While both the novel projection system and novel fixation monitoring system have been discussed as components of the same perimeter, it will be appreciated that either system can be incorporated into a perimeter without the other, although the effectiveness of the perimeter is greatly improved when both systems are present.
Some advantages of the present invention evident from the foregoing description include a perimeter in which a line target is projected across the patient's assumed peripheral range of view. A further advantage is the ability to interrupt projection of the target during periods in which the patient has lost fixation. The automatic cessation of projection will train the patient very effectively to maintain fixation, more than sounding buzzers would do.
In view of the above, it will be seen that the several objects of the present invention are achieved and other advantageous results attained.
As various changes can be made in the above constructions and methods without departing from the scope of the invention, it is intended that all matter contained in the above description or shown in the accompanying drawings shall be interpreted as illustrative and not in a limiting sense.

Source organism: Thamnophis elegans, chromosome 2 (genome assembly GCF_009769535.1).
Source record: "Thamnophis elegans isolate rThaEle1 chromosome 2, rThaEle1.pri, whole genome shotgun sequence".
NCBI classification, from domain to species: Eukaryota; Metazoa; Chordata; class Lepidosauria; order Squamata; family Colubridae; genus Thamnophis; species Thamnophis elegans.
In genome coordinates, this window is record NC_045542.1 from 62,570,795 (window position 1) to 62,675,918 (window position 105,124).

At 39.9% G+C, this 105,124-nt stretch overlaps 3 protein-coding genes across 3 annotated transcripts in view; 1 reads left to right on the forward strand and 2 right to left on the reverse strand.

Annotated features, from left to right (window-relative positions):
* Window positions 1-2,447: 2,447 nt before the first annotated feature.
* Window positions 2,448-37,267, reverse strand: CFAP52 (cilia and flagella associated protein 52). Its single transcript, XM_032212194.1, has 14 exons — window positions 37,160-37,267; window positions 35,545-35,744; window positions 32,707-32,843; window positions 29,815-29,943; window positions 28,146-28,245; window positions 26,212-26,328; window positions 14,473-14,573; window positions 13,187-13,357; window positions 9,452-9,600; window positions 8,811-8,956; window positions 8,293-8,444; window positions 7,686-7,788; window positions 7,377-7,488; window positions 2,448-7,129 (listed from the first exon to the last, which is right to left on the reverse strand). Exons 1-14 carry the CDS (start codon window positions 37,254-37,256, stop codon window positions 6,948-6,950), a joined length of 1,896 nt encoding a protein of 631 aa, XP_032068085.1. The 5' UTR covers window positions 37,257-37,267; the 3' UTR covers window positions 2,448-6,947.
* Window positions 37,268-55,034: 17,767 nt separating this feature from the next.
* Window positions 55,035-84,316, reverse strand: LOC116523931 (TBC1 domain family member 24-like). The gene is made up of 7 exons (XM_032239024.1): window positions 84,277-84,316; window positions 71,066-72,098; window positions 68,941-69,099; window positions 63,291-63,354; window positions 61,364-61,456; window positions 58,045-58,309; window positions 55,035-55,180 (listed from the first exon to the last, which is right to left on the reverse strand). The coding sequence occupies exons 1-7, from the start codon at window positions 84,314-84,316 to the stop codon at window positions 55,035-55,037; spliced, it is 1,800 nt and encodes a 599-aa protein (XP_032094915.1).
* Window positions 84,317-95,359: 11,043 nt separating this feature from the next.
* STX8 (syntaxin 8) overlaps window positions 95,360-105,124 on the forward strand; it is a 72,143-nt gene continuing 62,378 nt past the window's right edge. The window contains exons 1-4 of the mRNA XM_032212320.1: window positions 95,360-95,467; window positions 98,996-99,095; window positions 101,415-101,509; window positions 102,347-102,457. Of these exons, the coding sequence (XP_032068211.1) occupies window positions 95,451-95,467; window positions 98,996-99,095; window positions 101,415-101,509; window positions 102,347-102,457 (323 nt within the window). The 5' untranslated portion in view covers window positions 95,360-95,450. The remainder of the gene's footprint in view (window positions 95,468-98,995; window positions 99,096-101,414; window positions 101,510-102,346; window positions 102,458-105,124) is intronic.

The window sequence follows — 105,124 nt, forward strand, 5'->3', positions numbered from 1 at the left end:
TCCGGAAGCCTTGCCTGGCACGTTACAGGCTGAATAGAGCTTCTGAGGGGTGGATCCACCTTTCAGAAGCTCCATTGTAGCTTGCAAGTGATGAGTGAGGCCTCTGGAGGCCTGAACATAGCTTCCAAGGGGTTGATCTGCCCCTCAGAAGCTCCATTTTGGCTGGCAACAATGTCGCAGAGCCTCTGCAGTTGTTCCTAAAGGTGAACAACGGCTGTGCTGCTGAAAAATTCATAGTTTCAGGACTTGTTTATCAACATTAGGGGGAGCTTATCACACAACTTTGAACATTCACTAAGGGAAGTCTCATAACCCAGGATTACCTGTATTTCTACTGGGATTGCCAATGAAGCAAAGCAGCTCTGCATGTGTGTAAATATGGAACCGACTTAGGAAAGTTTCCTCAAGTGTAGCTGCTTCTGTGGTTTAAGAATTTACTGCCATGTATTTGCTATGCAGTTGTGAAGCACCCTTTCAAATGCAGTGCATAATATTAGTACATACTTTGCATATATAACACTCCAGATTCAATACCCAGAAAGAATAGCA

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|U.S. Classification||351/226, 351/237, 351/246|
|International Classification||A61B3/024, A61B3/113|
|Cooperative Classification||A61B3/113, A61B3/024|
|Jul 6, 1992||FPAY||Fee payment|
Year of fee payment: 4
|Oct 29, 1996||REMI||Maintenance fee reminder mailed|
|Mar 23, 1997||LAPS||Lapse for failure to pay maintenance fees|
|Jun 3, 1997||FP||Expired due to failure to pay maintenance fee|
Effective date: 19970326